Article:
07 Aug Long-Covid Symptoms Common Even In Asymptomatic or Mild Cases
MedicalResearch.com Interview with:
Melanie Bell, PhD, MS
Mel and Enid Zuckerman College of Public Health
The University of Arizona
MedicalResearch.com: What is the background for this study?
Response: In May 2020 my colleagues began a cohort study called CoVHORT, which aimed to investigate the impacts of the SARS-Cov-2 pandemic among residents of Arizona. The current study on long covid is a sub-study which included all CoVHORT participants who had a confirmed positive COVID-19 test, were not hospitalized, and had symptom data 30 days are longer since the test. We wanted to investigate the prevalence of long covid, also known as post-acute sequalae of COVID-19 (PASC) amongst people who did not experience severe acute infection.
Although the definition is still evolving in the research community, we defined PASC as continuing to experience at least one symptom 30 days or longer post-acute infection.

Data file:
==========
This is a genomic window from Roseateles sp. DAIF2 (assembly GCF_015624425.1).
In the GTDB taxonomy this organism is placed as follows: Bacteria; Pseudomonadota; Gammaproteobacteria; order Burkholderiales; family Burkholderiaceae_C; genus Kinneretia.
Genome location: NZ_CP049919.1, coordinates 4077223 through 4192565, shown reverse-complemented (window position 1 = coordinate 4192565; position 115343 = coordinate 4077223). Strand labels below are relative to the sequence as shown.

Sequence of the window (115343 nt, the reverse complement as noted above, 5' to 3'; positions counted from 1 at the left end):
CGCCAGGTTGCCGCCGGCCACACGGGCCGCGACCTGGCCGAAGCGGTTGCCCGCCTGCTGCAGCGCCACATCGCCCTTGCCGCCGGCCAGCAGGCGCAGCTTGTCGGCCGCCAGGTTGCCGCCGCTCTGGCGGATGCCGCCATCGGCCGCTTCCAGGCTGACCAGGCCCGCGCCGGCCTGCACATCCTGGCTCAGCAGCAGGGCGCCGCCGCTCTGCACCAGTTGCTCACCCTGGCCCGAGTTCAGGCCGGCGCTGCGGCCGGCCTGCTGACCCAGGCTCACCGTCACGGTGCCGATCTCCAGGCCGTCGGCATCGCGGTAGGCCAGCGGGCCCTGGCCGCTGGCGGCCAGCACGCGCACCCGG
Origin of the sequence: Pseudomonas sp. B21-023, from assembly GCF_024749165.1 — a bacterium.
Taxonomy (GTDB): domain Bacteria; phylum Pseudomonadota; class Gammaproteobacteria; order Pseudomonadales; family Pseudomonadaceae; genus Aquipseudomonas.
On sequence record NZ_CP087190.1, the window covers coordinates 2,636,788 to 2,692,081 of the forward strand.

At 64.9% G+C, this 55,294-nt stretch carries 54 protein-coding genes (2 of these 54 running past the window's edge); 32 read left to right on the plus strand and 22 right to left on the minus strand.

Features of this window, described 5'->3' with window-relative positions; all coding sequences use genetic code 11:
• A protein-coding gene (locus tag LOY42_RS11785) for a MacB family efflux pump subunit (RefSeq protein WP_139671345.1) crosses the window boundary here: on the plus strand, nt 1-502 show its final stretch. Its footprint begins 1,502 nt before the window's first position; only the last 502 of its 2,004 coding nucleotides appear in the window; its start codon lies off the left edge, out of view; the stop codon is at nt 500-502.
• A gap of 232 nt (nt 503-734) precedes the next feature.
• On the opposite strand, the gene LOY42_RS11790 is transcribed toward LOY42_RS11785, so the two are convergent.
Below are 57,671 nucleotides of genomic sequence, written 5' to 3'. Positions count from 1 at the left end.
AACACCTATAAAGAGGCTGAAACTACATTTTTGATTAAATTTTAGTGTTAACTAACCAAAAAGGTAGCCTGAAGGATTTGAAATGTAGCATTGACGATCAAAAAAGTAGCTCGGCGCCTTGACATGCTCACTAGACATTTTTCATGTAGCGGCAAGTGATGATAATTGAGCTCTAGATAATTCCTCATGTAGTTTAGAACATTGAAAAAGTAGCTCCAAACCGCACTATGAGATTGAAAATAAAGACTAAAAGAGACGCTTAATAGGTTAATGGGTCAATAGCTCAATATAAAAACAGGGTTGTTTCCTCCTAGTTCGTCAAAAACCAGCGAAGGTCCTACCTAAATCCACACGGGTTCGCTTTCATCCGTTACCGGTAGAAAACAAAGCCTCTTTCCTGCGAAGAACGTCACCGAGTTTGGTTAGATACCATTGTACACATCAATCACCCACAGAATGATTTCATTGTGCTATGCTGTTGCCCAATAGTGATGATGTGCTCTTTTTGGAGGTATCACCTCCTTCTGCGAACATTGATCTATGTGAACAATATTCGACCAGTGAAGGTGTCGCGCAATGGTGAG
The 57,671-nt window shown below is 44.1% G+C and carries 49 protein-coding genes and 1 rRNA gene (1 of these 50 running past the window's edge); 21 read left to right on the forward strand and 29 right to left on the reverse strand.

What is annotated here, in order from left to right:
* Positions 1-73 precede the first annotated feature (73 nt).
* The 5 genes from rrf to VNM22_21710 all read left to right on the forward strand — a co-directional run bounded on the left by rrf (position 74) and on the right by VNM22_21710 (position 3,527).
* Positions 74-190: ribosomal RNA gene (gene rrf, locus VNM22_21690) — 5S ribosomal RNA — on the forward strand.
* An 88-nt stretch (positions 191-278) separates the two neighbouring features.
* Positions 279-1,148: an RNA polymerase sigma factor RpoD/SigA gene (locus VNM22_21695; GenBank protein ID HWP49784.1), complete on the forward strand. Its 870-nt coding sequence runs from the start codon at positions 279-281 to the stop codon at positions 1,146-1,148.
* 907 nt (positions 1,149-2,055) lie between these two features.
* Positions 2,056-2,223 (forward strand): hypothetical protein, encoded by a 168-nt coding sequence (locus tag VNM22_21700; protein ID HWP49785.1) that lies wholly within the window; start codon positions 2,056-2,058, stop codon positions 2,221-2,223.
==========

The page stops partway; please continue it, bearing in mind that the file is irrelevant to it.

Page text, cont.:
MedicalResearch.com: What are the main findings?
Response: Out of the 303 individuals in the sub-study, we found that 69% were suffering from post-acute sequalae of COVID-19 . The median number of symptoms was 3, with a range of 1 to 20. The most common symptoms were fatigue (38%), shortness of breath (38%), brain fog (31%) and stress/anxiety (31%).
MedicalResearch.com: What should readers take away from your report?
Response: Even among asymptomatic, mild and moderate cases of COVID-19, people continued to experience symptoms, some of which can be debilitating and severely interfering with their lives. The best way to avoid long covid is to get vaccinated.
MedicalResearch.com: What recommendations do you have for future research as a result of this work?
Response: We have heard anecdotal reports, from individuals suffering from long covid, that symptoms decreased significantly following vaccination. We are currently investigating this. We are also investigating factors which contribute to long covid, and long-term chronic sequalae.
I have no disclosures.
Melanie L. Bell, Collin J. Catalfamo, Leslie V. Farland, Kacey C. Ernst, Elizabeth T. Jacobs, Yann C. Klimentidis, Megan Jehn, Kristen Pogreba-Brown. Post-acute sequelae of COVID-19 in a non-hospitalized cohort: Results from the Arizona CoVHORT. PLOS ONE, 2021; 16 (8): e0254347 DOI: 10.1371/journal.pone.0254347
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